Eamonn Farrell/

Call for change in language requirements for garda recruits with dyslexia

Learning additional languages is often very challenging for students with dyslexia.

THERE HAVE BEEN fresh calls for a change in An Garda Síochána’s entry requirements to allow prospective recruits with dyslexia join the force with just one language.

Earlier this month the Department of Education updated the criteria for exemptions from learning Irish in schools. 

Students who apply for an exemption to study Irish due to a learning disability will no longer have to provide evidence from a psychologist, nor test under a certain IQ level. Previously, a two to three hour psychological assessment and report was required for people applying for an exemption from the subject. 

The Dyslexia Association of Ireland (DAI), which had long campaigned for this change, welcomed the move and said it would make a huge positive impact to young people’s lives.

Another call the organisation has been making for years relates to the language requirements for garda recruits. Entrants must have two languages, one of which must be either English or Irish. Recruits are also required to take Irish language classes in the garda college in Templemore. 

CEO of DAI Rosie Bissett said removing the second language requirement for all students would be the most sensible and equitable option.

However she said An Garda Síochána could also introduce a special exemption specifically for students with dyslexia and related learning disabilities.

“This could be done by simply applying the National University of Ireland matriculation requirement exemptions as is done by the Defence Forces,” she said.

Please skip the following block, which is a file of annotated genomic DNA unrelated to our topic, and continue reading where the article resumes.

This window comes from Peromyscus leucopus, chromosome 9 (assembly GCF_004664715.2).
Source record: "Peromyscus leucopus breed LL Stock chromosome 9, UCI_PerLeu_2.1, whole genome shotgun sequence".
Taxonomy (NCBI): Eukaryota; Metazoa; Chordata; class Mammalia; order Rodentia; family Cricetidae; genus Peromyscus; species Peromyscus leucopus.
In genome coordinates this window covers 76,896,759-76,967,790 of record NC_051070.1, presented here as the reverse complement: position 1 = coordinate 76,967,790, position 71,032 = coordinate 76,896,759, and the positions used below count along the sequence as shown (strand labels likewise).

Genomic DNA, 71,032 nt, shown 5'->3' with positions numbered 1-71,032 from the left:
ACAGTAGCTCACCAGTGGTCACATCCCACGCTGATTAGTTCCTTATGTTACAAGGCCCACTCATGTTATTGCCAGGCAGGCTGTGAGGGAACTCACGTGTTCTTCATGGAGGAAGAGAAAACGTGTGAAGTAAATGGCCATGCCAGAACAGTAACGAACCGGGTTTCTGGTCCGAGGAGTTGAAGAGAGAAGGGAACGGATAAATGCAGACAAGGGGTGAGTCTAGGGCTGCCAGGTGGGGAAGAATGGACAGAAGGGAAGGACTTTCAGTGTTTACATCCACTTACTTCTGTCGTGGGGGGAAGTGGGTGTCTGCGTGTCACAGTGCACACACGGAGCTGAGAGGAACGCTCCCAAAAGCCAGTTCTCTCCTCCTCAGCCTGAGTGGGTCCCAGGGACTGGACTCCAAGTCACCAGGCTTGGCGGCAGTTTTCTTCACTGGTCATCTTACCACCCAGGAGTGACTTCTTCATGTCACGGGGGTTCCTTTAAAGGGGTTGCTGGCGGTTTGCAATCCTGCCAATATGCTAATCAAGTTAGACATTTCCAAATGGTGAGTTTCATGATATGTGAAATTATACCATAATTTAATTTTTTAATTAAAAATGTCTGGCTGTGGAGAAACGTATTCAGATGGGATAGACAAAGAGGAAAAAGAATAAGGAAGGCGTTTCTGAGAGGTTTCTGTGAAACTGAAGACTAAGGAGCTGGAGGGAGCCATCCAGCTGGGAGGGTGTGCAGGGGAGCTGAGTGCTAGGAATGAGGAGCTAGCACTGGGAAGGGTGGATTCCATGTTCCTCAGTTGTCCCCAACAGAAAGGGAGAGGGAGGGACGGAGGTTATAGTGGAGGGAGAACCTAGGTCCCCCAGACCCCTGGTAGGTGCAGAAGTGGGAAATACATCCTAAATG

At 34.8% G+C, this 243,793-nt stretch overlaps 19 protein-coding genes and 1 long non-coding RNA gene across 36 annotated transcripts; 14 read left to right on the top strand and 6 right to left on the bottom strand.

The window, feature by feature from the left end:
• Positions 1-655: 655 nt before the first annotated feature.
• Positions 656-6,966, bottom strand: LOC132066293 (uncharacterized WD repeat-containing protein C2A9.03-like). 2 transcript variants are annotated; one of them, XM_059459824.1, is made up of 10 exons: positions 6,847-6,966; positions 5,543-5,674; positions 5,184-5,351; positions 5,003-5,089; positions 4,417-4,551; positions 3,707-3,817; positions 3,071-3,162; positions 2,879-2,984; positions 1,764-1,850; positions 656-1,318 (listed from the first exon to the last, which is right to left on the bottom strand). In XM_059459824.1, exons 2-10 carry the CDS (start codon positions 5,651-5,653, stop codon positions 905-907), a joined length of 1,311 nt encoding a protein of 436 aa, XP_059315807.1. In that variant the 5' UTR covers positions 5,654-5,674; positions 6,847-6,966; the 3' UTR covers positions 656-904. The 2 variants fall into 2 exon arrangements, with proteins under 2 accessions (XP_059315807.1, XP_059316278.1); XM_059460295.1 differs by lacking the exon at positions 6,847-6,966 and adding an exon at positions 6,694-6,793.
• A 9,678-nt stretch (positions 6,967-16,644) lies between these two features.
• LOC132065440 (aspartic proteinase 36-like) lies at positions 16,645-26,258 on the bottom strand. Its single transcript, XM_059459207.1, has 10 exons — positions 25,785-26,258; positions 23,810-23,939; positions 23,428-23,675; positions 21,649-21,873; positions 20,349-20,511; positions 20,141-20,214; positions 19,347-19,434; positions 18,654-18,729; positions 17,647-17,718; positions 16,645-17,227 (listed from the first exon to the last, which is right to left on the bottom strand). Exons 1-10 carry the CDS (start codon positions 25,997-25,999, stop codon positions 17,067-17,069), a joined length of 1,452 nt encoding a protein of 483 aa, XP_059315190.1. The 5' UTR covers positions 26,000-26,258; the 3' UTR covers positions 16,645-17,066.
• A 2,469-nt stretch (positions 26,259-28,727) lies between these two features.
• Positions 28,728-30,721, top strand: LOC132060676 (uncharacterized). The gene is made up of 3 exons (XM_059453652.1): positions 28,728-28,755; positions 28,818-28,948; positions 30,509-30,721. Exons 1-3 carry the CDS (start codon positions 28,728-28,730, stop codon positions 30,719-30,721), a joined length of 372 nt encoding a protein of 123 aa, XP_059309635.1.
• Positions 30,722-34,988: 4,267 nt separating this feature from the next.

DAI made a submission to the Commission on the Future of Policing in Ireland about the issue, explaining that dyslexia primarily affects the acquisition of literacy skills. 

“Learning additional languages is often very challenging for students with dyslexia, especially at school while they are still struggling with their first language,” the association said. 

This is why the Department of Education and Skills makes exemption from Irish available to students with significant dyslexia. In the same way, third level colleges, including the NUI, grant students with dyslexia (and other learning difficulties) exemptions from additional language requirements. 

DAI said these exemptions have been critical in enabling students with dyslexia to enter third level education and a range of professions which were previously denied to them. The association said the language requirements for An Garda Síochána “effectively barred” entry for many individuals with dyslexia. 

People with dyslexia often have a wide range of strengths in other areas such as inter-personal skills, problem solving skills, and also develop great determination and resilience in the course of learning to manage their own dyslexia and learning. Many would make truly excellent candidates, and these talented individuals are currently being discriminated against.

In response to a query from, An Garda Síochána pointed out that the Official Language Act 2003 requires public bodies named in that act to provide services to the public through Irish.

“All public bodies have a statutory duty to comply with regulations made by the Minister for Culture, Heritage and the Gaeltacht,” a spokesperson said. 

However he added that additional means of recruiting garda members and managers will be examined in line with recommendations of the Commission on the Future of Policing.

The Department of Justice also referenced the commission’s recommendations, which included proposals in relation to entry routes into the organisation and the education of recruits. The commission’s final report did not make any specific recommendations in relation to language requirements or entrants with a learning disability. 

“An expert group is being established to take this work forward,” a department spokesperson said. “It will also look at current educational requirements for joining An Garda Síochána.”

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